The ABCs of Social-Emotional Development

by Guest Columnist Sandy Chase

The Florida Center for Early Childhood helps bolster healthy development of infants six weeks old through eight years old.

The Center’s success is based on the ABCs:

  • Accredited inclusion preschool called Starfish Academy focuses on academics AND social-emotional learning.
  • Broad range of activities promoting growth and development in language, cognition, motor skills, and social skills.
  • Collaborative team effort of parents, educators, and therapists.

Starfish Academy Helps Children Face Social-Emotional Challenges by employing a full-time social emotional consultant at both its North Port and Sarasota campuses.

“We help children identify and understand their own emotions and the emotions of others,” said Stephanie Essex, Sarasota’s social emotional consultant. “We teach skills that will help strengthen protective factors, including initiative, self-control, and attachment. When we improve protective factors, we increase assertiveness, mindfulness, and the ability to build trusting relationships.”

Stephanie says, “We work with all the kids on mindfulness, teaching them pro-social skills.  The kids learns to take turns, be empathetic, problem-solve, and share by using creative games, activities, and social stories that encourage engagement and motivation.

 Noticing Behaviors and Identifying Feelings Help Bolster Children’s Social-Emotional Development

Stephanie stresses that parents should be aware of externalizing and internalizing behaviors. Externalizing behaviors can be hitting, screaming, crying, whereas internalizing behaviors can be isolating, not speaking, and/or refusing to engage in activities.

Feelings are often the source of behaviors and helping children identify and talk about feelings can help reduce behaviors.  Trauma, abuse and neglect, developmental difficulties, or a lack of connection are some of the things that trigger feelings and start behaviors.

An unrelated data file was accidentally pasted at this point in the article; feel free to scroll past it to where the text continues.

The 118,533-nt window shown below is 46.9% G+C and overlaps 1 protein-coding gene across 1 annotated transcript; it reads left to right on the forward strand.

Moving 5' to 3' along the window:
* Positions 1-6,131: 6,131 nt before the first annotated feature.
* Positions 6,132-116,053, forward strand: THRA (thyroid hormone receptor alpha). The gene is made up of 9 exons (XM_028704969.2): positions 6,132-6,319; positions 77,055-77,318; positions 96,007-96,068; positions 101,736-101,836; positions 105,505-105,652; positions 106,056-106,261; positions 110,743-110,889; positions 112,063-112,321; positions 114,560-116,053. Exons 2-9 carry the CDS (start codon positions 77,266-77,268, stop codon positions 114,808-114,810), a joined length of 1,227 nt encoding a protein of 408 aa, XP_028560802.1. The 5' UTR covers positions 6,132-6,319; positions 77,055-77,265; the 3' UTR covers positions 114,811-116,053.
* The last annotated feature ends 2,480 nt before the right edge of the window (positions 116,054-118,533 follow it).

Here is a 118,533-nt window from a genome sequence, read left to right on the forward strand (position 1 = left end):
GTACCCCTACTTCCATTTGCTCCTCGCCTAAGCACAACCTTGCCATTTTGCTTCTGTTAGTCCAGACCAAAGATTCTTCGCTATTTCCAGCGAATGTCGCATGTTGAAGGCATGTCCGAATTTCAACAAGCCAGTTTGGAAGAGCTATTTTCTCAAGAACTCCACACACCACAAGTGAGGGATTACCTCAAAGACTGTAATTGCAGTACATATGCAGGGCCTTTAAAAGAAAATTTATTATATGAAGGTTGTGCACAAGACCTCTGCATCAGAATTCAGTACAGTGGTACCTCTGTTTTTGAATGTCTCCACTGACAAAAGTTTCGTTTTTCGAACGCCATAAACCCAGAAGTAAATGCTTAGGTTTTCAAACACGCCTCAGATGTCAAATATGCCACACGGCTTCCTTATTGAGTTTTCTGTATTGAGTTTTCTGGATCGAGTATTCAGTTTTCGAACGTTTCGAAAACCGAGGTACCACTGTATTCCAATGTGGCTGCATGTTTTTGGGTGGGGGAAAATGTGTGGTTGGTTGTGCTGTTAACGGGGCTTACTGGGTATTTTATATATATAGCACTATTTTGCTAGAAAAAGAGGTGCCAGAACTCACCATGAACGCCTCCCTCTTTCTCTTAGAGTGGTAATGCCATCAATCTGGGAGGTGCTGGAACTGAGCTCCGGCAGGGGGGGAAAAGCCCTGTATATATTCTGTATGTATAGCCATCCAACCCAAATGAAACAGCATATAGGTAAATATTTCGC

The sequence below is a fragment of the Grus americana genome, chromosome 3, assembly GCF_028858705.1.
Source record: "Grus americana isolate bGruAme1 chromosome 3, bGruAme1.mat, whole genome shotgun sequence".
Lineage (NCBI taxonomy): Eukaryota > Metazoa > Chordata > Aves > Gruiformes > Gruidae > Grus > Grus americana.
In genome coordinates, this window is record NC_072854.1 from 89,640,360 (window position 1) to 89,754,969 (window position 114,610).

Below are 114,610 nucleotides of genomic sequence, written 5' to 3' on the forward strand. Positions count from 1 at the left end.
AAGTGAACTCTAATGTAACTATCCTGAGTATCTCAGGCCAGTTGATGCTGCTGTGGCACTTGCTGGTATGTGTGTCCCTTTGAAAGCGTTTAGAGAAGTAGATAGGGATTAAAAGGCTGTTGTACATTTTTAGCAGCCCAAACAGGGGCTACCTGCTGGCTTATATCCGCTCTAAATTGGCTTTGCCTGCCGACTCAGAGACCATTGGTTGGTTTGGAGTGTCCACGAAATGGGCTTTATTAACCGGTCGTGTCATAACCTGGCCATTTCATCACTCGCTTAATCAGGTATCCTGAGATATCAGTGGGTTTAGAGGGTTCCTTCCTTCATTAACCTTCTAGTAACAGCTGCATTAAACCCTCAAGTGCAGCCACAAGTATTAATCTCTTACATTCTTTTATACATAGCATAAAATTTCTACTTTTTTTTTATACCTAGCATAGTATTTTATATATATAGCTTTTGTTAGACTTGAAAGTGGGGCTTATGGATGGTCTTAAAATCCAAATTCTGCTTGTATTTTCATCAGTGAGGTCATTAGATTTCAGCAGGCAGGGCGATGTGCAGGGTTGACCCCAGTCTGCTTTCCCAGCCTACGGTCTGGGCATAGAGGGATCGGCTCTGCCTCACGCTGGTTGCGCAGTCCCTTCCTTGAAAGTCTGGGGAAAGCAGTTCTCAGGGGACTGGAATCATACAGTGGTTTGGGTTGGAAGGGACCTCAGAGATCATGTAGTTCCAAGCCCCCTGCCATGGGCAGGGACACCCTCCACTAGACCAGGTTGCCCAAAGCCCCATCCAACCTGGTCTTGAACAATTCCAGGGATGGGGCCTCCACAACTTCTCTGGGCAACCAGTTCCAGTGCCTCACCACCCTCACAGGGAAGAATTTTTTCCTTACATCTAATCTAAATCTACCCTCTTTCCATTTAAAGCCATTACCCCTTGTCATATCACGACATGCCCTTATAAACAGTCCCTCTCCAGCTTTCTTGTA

Stephanie says, “The best thing that parents can do for their children is to be a calm and supportive. It’s important to notice behaviors, help your child identify how they’re feeling, and encourage the child find healthy ways of dealing with those feelings.”

 Parents Are Partners in Fostering Social-Emotional Development

Although teachers, mental-health professionals, and other staff address potential development issues as early as possible, parental involvement is paramount.

Parents can participate in Starfish Academy and/or consult with Stephanie individually:

  • During evening classes,  parents can explore such topics as helping your child deal with anger, parenting stress, positive discipline, understanding emotions, and mother-father collaboration.
  • One-on-one sessions with Stephanie can provide a more detailed and personalized look into student development and offer recommended at-home strategies to help students reach their full potential.

“As one of the academy’s social-emotional consultants, I love addressing parental concerns, providing resources, and/or advocating for anyone struggling to get access to community services,” said Stephanie.

The Future Is Now

 All children need parental support as early as possible.  Being loved, feeling safe, having confidence, being able to problem-solve, and trusting others are supreme.

Parent-child quality time is vital:

  • Engage with your child. Playing helps children develop because they’re better able to express themselves and work through problems.
  • Model and scaffold (building on existing skills) so children can learn initiative, self-control, and how to build positive relationships.

Parents rely on Starfish Academy.  But, in order for their children to reach their development potential, they must always remember their ABCs:  Always Be Cognizant of your child’s behavior.